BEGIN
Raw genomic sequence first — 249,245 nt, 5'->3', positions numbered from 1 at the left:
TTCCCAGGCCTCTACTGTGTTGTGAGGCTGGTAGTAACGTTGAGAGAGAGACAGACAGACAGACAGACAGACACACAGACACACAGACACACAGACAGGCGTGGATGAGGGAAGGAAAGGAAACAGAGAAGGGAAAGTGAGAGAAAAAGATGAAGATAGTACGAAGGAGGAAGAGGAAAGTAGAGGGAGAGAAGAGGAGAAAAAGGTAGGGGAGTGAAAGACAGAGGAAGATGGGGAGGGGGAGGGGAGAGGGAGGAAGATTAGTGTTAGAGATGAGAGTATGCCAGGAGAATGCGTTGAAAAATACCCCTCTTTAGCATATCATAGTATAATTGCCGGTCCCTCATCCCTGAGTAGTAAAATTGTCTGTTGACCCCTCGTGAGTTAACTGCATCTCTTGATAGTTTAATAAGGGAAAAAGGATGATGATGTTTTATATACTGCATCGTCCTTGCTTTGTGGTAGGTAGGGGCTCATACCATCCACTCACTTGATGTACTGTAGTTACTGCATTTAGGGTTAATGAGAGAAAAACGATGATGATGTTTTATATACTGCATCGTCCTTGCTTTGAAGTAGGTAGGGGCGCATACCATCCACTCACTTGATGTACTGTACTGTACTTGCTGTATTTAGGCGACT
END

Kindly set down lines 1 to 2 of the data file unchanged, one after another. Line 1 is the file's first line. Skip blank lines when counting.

Raw genomic sequence first — 249,245 nt, 5'->3', positions numbered from 1 at the left:
TTCCCAGGCCTCTACTGTGTTGTGAGGCTGGTAGTAACGTTGAGAGAGAGACAGACAGACAGACAGACAGACACACAGACACACAGACACACAGACAGGCGTGGATGAGGGAAGGAAAGGAAACAGAGAAGGGAAAGTGAGAGAAAAAGATGAAGATAGTACGAAGGAGGAAGAGGAAAGTAGAGGGAGAGAAGAGGAGAAAAAGGTAGGGGAGTGAAAGACAGAGGAAGATGGGGAGGGGGAGGGGAGAGGGAGGAAGATTAGTGTTAGAGATGAGAGTATGCCAGGAGAATGCGTTGAAAAATACCCCTCTTTAGCATATCATAGTATAATTGCCGGTCCCTCATCCCTGAGTAGTAAAATTGTCTGTTGACCCCTCGTGAGTTAACTGCATCTCTTGATAGTTTAATAAGGGAAAAAGGATGATGATGTTTTATATACTGCATCGTCCTTGCTTTGTGGTAGGTAGGGGCTCATACCATCCACTCACTTGATGTACTGTAGTTACTGCATTTAGGGTTAATGAGAGAAAAACGATGATGATGTTTTATATACTGCATCGTCCTTGCTTTGAAGTAGGTAGGGGCGCATACCATCCACTCACTTGATGTACTGTACTGTACTTGCTGTATTTAGGCGACT